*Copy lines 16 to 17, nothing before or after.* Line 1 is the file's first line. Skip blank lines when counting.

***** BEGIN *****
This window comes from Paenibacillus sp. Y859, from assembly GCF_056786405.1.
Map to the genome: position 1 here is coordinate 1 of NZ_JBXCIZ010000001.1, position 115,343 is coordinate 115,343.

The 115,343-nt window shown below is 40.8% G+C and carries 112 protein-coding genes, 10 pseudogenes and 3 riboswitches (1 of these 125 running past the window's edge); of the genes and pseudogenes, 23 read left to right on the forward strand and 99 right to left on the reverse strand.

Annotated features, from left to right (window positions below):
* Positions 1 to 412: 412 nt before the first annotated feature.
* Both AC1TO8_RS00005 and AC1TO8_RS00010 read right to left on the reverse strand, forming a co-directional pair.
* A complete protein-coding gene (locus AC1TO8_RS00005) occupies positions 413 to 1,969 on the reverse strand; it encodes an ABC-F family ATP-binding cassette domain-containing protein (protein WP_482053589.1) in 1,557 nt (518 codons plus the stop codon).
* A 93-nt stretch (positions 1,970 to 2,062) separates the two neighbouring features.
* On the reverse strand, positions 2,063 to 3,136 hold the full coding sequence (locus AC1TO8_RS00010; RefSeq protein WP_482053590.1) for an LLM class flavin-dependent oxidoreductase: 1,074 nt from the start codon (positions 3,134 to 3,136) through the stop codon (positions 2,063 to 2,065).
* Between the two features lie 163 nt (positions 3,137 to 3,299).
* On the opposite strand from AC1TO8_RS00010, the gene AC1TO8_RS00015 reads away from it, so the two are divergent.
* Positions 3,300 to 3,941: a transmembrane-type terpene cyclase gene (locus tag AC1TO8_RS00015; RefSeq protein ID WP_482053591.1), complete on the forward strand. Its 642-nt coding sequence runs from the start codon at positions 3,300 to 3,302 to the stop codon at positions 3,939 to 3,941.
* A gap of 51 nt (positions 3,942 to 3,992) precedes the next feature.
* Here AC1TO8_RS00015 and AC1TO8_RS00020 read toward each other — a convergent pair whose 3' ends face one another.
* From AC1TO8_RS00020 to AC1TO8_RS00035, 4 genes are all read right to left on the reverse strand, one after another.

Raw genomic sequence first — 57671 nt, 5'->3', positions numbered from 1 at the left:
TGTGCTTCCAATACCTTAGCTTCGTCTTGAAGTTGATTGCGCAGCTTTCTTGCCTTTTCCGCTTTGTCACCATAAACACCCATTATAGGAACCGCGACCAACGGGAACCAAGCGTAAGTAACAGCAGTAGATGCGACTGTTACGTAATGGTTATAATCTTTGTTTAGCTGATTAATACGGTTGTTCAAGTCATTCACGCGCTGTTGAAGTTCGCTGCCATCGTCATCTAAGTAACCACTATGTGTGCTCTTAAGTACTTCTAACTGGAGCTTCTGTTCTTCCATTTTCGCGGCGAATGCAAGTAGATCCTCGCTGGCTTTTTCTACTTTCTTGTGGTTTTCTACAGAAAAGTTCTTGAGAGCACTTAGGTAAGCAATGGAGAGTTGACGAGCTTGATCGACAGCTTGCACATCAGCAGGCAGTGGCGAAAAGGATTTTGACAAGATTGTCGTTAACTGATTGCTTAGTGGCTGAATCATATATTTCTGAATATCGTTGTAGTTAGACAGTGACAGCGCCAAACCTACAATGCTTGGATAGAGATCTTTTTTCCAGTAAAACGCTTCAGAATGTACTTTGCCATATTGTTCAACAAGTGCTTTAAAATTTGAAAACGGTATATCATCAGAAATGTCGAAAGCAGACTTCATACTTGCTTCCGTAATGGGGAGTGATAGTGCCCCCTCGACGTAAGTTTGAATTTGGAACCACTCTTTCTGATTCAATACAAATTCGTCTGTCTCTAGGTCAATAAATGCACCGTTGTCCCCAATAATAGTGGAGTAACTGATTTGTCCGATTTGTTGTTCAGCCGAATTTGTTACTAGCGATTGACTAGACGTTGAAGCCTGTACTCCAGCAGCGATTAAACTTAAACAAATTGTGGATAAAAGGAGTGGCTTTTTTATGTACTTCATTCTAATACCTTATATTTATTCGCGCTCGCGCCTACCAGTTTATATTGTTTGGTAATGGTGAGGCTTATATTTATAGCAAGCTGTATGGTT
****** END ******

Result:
Raw genomic sequence first — 57671 nt, 5'->3', positions numbered from 1 at the left:
TGTGCTTCCAATACCTTAGCTTCGTCTTGAAGTTGATTGCGCAGCTTTCTTGCCTTTTCCGCTTTGTCACCATAAACACCCATTATAGGAACCGCGACCAACGGGAACCAAGCGTAAGTAACAGCAGTAGATGCGACTGTTACGTAATGGTTATAATCTTTGTTTAGCTGATTAATACGGTTGTTCAAGTCATTCACGCGCTGTTGAAGTTCGCTGCCATCGTCATCTAAGTAACCACTATGTGTGCTCTTAAGTACTTCTAACTGGAGCTTCTGTTCTTCCATTTTCGCGGCGAATGCAAGTAGATCCTCGCTGGCTTTTTCTACTTTCTTGTGGTTTTCTACAGAAAAGTTCTTGAGAGCACTTAGGTAAGCAATGGAGAGTTGACGAGCTTGATCGACAGCTTGCACATCAGCAGGCAGTGGCGAAAAGGATTTTGACAAGATTGTCGTTAACTGATTGCTTAGTGGCTGAATCATATATTTCTGAATATCGTTGTAGTTAGACAGTGACAGCGCCAAACCTACAATGCTTGGATAGAGATCTTTTTTCCAGTAAAACGCTTCAGAATGTACTTTGCCATATTGTTCAACAAGTGCTTTAAAATTTGAAAACGGTATATCATCAGAAATGTCGAAAGCAGACTTCATACTTGCTTCCGTAATGGGGAGTGATAGTGCCCCCTCGACGTAAGTTTGAATTTGGAACCACTCTTTCTGATTCAATACAAATTCGTCTGTCTCTAGGTCAATAAATGCACCGTTGTCCCCAATAATAGTGGAGTAACTGATTTGTCCGATTTGTTGTTCAGCCGAATTTGTTACTAGCGATTGACTAGACGTTGAAGCCTGTACTCCAGCAGCGATTAAACTTAAACAAATTGTGGATAAAAGGAGTGGCTTTTTTATGTACTTCATTCTAATACCTTATATTTATTCGCGCTCGCGCCTACCAGTTTATATTGTTTGGTAATGGTGAGGCTTATATTTATAGCAAGCTGTATGGTT